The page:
Case Study 4: I have struggled with depression my whole life. Growing up with it has not been easy. I was diagnosed with Generalized Anxiety Disorder and depression when I was 16. With my research, I've learned that my mom has struggled with, it as well as my grandma. So this is a genetic thing. With this knowledge I can help my daughter through it. I've also learned Bi-polar runs on my husband's side, which my daughter has shown signs of. It was only recently documented on my husband's side. Tracing back his family has opened up some possibilities of what else runs in the family. It has made it easier to help my daughter cope with these difficult situations. With the advancement of DNA testing and learning what runs in our genetics, this can be helpful as well. Maybe one day we can test and find out what lies in our DNA. Everything people have tried hard to ignore or hide.
I know I'm rambling. So let's wrap this up with one last thing. Please remember your life is just as important as those ancestors you are researching. If you are proud of something in your life, share it. Start preserving importing things about you. Awards, newspaper clippings, photos, etc. Today, most people are not interested in preserving history. Be the oddball out and start saving things that your descendants will appreciate years down the line.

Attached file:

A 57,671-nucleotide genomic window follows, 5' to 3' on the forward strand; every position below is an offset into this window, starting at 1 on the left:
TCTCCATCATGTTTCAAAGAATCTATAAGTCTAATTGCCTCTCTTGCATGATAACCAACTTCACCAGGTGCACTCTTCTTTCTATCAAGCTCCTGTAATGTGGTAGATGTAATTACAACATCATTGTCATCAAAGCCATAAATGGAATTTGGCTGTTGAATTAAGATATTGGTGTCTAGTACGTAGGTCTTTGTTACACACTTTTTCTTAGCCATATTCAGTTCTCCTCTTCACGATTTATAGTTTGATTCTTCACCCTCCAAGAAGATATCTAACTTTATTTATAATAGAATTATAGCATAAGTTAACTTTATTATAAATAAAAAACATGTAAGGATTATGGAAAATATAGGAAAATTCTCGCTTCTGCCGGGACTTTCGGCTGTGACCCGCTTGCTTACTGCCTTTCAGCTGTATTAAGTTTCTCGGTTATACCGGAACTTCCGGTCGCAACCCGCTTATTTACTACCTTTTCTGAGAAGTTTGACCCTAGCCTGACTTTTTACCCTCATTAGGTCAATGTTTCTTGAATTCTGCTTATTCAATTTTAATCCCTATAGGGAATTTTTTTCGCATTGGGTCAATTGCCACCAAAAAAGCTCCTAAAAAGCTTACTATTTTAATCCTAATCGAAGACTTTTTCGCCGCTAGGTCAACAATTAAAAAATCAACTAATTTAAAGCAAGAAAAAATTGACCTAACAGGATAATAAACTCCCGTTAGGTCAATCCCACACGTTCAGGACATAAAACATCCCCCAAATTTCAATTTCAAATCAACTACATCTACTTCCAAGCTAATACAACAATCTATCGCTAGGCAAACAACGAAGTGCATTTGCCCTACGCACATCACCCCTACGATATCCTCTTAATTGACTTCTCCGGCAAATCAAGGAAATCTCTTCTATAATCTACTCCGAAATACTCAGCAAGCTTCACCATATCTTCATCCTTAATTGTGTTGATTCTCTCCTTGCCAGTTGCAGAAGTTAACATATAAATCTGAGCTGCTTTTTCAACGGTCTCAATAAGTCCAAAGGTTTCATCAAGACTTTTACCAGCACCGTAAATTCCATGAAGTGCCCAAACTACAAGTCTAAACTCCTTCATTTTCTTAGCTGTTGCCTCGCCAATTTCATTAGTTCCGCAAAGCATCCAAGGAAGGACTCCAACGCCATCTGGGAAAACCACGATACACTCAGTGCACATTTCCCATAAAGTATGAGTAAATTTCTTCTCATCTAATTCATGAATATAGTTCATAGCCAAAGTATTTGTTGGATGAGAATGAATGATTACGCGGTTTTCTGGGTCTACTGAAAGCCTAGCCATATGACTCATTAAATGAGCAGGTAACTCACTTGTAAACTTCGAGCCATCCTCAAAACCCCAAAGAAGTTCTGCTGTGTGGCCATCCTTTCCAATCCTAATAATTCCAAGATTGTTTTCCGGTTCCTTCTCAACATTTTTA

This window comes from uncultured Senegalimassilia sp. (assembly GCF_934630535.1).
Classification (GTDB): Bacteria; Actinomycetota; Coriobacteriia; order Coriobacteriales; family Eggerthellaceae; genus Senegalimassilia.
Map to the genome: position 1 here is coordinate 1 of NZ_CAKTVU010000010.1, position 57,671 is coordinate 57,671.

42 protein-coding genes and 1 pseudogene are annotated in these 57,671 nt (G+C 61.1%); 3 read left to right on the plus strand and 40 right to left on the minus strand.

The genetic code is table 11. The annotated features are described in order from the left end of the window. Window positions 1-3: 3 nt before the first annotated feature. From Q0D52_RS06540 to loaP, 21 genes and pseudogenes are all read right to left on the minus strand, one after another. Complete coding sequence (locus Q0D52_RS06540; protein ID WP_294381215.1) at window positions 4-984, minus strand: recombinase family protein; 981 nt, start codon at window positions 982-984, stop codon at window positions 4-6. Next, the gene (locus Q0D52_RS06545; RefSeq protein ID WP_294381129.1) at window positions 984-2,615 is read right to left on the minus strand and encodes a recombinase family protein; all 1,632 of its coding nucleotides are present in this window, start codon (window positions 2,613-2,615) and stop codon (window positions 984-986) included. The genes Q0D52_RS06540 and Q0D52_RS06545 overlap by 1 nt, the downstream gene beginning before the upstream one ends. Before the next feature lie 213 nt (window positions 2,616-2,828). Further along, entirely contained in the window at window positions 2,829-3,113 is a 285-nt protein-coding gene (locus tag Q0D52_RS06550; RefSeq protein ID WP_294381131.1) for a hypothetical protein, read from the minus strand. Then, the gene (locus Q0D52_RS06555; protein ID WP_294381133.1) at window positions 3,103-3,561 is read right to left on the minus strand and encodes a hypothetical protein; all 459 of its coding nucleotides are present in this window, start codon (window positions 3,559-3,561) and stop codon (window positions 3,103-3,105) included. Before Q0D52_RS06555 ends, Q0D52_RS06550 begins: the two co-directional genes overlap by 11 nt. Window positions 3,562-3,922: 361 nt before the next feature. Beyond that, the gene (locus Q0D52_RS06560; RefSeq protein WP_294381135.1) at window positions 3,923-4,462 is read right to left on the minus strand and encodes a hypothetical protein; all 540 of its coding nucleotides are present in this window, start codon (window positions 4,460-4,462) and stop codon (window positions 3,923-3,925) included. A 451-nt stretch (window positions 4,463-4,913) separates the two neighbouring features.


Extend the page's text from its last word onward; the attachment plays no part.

Also, if you are afraid of sharing something because of how it will make another relative look, my advice to you is, be as truthful as you can. If something bad has happened in your life, don't be afraid to share it. You are who you are and those experiences have made you who you are, for better or worse. Even if you have to keep it locked away until after your death, do so. I plan on doing that with somethings I have learned about my family. Out of respect for those that are still living, that information will not be shared until after I'm gone. I'm a big advocate for telling the truth. I tell the truth and I expect the truth to be told to me. So that's what has made me the keeper of the family. I record the truth as I see it. Whether good or bad. I won't be like some of my family and alter records to make the family look better. That's our job as genealogists. To seek out and record the truth about our families. It may not be pretty and at times very painful, but it is the truth and it has happened. Again, you don't have to include details, just the facts. Do not disrespect your ancestors by altering the truth just to make your family look better. Honestly, I wish something had come to light years ago, so healing could have happened to one family member instead of them carrying it around all their life, letting the other relative be looked at better than he deserves.
You are who you are, and the world deserves to know.